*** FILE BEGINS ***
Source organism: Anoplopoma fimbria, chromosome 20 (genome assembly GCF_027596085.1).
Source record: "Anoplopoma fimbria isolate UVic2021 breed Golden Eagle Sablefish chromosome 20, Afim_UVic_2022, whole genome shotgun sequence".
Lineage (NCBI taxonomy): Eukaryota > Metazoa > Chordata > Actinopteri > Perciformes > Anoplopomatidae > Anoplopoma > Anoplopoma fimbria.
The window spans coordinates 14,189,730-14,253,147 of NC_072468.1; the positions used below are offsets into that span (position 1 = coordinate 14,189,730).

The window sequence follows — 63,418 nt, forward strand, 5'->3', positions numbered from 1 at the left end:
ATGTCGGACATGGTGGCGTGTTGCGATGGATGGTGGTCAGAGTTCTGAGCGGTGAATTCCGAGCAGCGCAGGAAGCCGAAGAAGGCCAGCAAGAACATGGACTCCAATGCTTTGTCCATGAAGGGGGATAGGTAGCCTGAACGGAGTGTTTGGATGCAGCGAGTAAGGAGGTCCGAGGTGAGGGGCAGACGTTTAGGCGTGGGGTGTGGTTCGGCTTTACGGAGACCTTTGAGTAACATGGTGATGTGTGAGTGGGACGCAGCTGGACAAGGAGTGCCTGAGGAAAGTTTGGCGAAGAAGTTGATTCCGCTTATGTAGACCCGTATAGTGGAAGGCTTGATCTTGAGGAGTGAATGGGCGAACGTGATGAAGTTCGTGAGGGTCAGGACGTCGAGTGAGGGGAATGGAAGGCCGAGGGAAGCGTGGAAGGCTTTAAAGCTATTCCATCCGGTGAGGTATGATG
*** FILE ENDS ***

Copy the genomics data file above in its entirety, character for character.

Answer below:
Source organism: Anoplopoma fimbria, chromosome 20 (genome assembly GCF_027596085.1).
Source record: "Anoplopoma fimbria isolate UVic2021 breed Golden Eagle Sablefish chromosome 20, Afim_UVic_2022, whole genome shotgun sequence".
Lineage (NCBI taxonomy): Eukaryota > Metazoa > Chordata > Actinopteri > Perciformes > Anoplopomatidae > Anoplopoma > Anoplopoma fimbria.
The window spans coordinates 14,189,730-14,253,147 of NC_072468.1; the positions used below are offsets into that span (position 1 = coordinate 14,189,730).

The window sequence follows — 63,418 nt, forward strand, 5'->3', positions numbered from 1 at the left end:
ATGTCGGACATGGTGGCGTGTTGCGATGGATGGTGGTCAGAGTTCTGAGCGGTGAATTCCGAGCAGCGCAGGAAGCCGAAGAAGGCCAGCAAGAACATGGACTCCAATGCTTTGTCCATGAAGGGGGATAGGTAGCCTGAACGGAGTGTTTGGATGCAGCGAGTAAGGAGGTCCGAGGTGAGGGGCAGACGTTTAGGCGTGGGGTGTGGTTCGGCTTTACGGAGACCTTTGAGTAACATGGTGATGTGTGAGTGGGACGCAGCTGGACAAGGAGTGCCTGAGGAAAGTTTGGCGAAGAAGTTGATTCCGCTTATGTAGACCCGTATAGTGGAAGGCTTGATCTTGAGGAGTGAATGGGCGAACGTGATGAAGTTCGTGAGGGTCAGGACGTCGAGTGAGGGGAATGGAAGGCCGAGGGAAGCGTGGAAGGCTTTAAAGCTATTCCATCCGGTGAGGTATGATG